Whilst there is no intention of making excuses for the Progressive People’s Party’s poor results at the recent general elections, placing impediments in the way of political party opponents is not helpful. I urge existing and future governments of Ghana to desist from ostracising their opponents for political expediency. We choose leaders to run our country’s affairs therefore if a government – by its actions – prevents a leader of an opposing political party from taking part in an election, that would not be in the interest of the country; especially running up to the general elections. We must place Ghana’s interests above our political party interests and that is one of the surest ways we can develop. 

 

Let us look at Ethiopia, 36 years after the famine that killed no less than a million people. They have recovered and are doing well for a country that experienced famine and abject poverty. Look at Rwanda that also lost 800,000 people due to a genocide arising out of tribal wars. These 2 (two) African countries have done incredibly well, compared to Ghana that has never experienced war in our lifetime. 

 

Of all the natural mineral resources God has blessed us with, we seem to be struggling indefinitely and may be praying to God to come to our aid. I am not sure that God will listen to our prayers because we have got everything to make our country prosperous. Our priorities are not up to scratch and the cheek of it we are building a Church for God, meanwhile our deplorable roads with potholes; some of which have graduated into manholes that have caused numerous accidents and are killing the very people who voted for the NPP in 2016 and again in 2020. Sadly, 2020 was labelled, “the year of roads”. Indeed, a sickening slogan. If any serious government official is reading this material, it should prompt them to return to the drawing board. Our roads must be fixed, and we must refrain from “empty” slogans that only succeed in annoying the very citizenry that voted for NPP.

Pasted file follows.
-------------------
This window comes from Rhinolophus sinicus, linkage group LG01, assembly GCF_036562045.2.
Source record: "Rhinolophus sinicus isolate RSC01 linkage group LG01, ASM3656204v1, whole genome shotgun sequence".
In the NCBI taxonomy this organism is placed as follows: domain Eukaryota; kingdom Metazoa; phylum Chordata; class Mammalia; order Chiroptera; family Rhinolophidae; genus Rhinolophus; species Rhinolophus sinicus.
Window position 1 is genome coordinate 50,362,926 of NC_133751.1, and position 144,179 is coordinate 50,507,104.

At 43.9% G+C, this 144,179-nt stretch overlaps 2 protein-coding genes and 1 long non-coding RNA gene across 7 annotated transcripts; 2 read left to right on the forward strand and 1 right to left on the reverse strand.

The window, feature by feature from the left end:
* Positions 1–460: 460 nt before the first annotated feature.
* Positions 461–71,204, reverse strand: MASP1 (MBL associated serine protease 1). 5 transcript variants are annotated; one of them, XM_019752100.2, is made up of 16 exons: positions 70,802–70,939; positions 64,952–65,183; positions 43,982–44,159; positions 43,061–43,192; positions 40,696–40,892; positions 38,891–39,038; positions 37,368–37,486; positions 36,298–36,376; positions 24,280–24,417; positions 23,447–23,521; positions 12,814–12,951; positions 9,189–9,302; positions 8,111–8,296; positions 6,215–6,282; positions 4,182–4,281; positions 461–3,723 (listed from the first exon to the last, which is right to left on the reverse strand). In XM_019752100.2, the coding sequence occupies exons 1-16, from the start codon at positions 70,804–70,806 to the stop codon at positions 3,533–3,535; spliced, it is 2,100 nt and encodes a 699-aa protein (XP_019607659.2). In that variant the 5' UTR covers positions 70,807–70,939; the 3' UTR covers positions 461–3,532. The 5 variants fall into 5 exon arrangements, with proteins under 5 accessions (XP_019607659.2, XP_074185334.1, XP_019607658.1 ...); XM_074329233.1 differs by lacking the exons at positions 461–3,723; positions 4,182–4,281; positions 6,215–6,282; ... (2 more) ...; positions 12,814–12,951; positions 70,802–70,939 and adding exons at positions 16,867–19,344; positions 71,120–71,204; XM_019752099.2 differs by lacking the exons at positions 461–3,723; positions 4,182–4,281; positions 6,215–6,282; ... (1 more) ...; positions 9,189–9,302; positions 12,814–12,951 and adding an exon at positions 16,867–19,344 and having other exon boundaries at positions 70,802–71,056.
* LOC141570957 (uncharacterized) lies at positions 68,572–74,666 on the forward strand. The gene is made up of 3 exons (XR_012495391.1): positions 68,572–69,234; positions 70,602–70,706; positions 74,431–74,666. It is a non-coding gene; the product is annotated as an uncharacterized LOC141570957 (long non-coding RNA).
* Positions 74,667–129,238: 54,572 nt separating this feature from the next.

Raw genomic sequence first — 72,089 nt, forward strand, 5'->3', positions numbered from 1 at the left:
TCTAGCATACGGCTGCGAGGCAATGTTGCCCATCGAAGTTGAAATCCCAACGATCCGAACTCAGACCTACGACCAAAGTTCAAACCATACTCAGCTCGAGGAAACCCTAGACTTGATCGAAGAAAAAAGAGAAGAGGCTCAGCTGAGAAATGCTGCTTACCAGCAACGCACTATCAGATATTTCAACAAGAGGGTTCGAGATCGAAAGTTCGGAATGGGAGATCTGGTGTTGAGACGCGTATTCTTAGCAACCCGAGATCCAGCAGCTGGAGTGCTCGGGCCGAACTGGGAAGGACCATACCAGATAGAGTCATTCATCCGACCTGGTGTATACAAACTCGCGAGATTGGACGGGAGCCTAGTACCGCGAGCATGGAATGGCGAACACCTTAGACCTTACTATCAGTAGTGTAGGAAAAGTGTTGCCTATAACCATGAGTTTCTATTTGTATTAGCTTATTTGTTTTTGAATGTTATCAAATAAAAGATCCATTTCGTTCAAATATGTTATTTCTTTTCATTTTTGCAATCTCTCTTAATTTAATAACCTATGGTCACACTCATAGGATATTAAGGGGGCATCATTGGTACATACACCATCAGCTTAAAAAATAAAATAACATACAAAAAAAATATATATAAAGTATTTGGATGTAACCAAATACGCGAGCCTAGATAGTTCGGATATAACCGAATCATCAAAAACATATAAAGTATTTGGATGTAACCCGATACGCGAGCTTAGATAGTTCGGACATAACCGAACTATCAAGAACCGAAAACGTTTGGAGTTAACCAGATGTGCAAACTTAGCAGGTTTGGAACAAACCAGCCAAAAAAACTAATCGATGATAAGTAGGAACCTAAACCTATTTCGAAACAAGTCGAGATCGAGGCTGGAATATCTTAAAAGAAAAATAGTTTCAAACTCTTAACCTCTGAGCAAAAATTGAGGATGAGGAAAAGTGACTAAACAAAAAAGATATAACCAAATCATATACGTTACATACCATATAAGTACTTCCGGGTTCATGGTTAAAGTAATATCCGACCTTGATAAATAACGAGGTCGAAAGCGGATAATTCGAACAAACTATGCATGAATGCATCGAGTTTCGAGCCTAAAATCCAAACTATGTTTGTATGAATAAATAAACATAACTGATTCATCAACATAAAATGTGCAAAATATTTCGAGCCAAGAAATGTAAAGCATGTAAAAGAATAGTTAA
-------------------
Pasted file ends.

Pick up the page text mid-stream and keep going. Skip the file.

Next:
Plato reminds us that, and I quote “one of the penalties for refusing to participate in politics is that we end up being governed by our inferiors”. Arguably we of the PPP have got the ideas and sadly we have no mandate to rule and those that have the mandate to rule have no such ideas that we have. There is a greater need for a third political party to join the conversation in our national parliament to ensure the best decisions are taken on issues in the interest of the nation. Leaving the parliamentary debates to just the NDC and NPP does not help because both parties have administered our country for 43 (forty-three) years and there has not been much improvement. For the sake of clarification, the NPP has ruled Ghana for 15 years (3 years for Dr Busia, 8 years for ex-President Kufuor and 4 years for President Nana Akuffo Addo). NDC has ruled us for 27 years (11 years for PNDC, 8 years for the late President Rawlings, 8 years for the late President Mills and ex-President John Mahama). 

 

The existing duopoly in our politics is not helpful because the administration of our country has been reduced to the banter between the 2 (two) major political parties (NDC and NPP) whether the decisions they make are good or bad for the country we have no choice. This is the reason our nation must have a third political party to bring on board what they have for Ghana.  

 

We are a political party that is seeking to run things rather than things running us in the country. 

 

 

Kit Yawson 

PPP UK, London 

[email protected]